Effect of phenserine treatment on brain functional activity and amyloid in Alzheimer's disease
2008 (English)In: Annals of Neurology, ISSN 0364-5134, E-ISSN 1531-8249, Vol. 63, no 5, 621-631 p.Article in journal (Refereed) Published
Objective: The effects of (-)-phenserine (phenserine) and placebo/donepezil treatment on regional cerebral metabolic rate for glucose (rCMRglc) and brain amyloid load were investigated by positron emission tomography in 20 patients with mild Alzheimer's disease in relation to cerebrospinal fluid (CSF) and plasma biomarkers, and cognitive function. Methods: The first 3 months of the study was a randomized, double-blind, placebo-controlled phase, during which 10 patients received phenserine (30mg/day) and 10 patients the placebo. Three to 6 months was an open-label extension phase, during which the placebo group received donepezil (5mg/day) and the phenserine group remained on phenserine. After 6 months, all patients received phenserine treatment up to 12 months. The patients underwent positron emission tomography examinations to measure rCMR91c (F-18-FDG) and amyloid load (C-11-PIB) at baseline and after 3 and 6 months of the treatment. Neuropsychological and biomarker data were collected at the three times of positron emission tomography imaging. Results: Statistically significant effects on a composite neuropsychological test score were observed in the phenserine-treated group compared with the placebo and donepezil group at 3 and 6 months, respectively. Values of rCMRglc were significantly increased in several cortical regions after 3 months of phenserine treatment, compared with baseline, and correlated positively with cognitive function and CSF beta-amyloid 40 (A beta 40). Cortical Pittsburgh Compound B retention correlated negatively with CSF A beta 40 levels and the ratio A beta/beta-secretase-cleaved amyloid precursor protein. In CSF, A beta 40 correlated positively with the attention domain of cognition. Interpretation: Phenserine treatment was associated with an improvement in cognition and an increase in rCMRglc.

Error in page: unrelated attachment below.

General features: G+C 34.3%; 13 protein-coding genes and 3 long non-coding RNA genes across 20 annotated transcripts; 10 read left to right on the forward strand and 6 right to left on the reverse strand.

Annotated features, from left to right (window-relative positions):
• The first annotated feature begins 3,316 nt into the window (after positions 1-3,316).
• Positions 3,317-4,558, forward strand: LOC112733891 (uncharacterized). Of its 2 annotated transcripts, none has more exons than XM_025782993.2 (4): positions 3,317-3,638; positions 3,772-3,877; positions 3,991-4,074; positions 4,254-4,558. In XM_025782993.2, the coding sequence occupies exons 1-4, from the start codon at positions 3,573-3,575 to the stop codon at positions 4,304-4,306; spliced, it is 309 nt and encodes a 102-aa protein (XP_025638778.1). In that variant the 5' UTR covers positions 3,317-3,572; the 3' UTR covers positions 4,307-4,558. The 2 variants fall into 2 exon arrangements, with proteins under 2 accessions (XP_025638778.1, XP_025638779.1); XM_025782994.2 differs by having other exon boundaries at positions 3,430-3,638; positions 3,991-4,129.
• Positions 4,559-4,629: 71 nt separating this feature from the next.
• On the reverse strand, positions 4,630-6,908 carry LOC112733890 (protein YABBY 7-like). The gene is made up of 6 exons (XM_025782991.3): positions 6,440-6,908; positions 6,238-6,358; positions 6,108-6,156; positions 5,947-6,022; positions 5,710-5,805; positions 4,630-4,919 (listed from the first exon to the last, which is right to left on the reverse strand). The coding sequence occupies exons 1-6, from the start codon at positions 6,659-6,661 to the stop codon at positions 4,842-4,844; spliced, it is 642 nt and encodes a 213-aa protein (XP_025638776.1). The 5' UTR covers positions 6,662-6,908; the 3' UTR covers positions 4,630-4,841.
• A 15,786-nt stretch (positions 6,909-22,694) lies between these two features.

Place, publisher, year, edition, pages
2008. Vol. 63, no 5, 621-631 p.
Medical and Health Sciences
IdentifiersURN: urn:nbn:se:uu:diva-110195DOI: 10.1002/ana.21345ISI: 000255960600011PubMedID: 18300284OAI: oai:DiVA.org:uu-110195DiVA: diva2:275531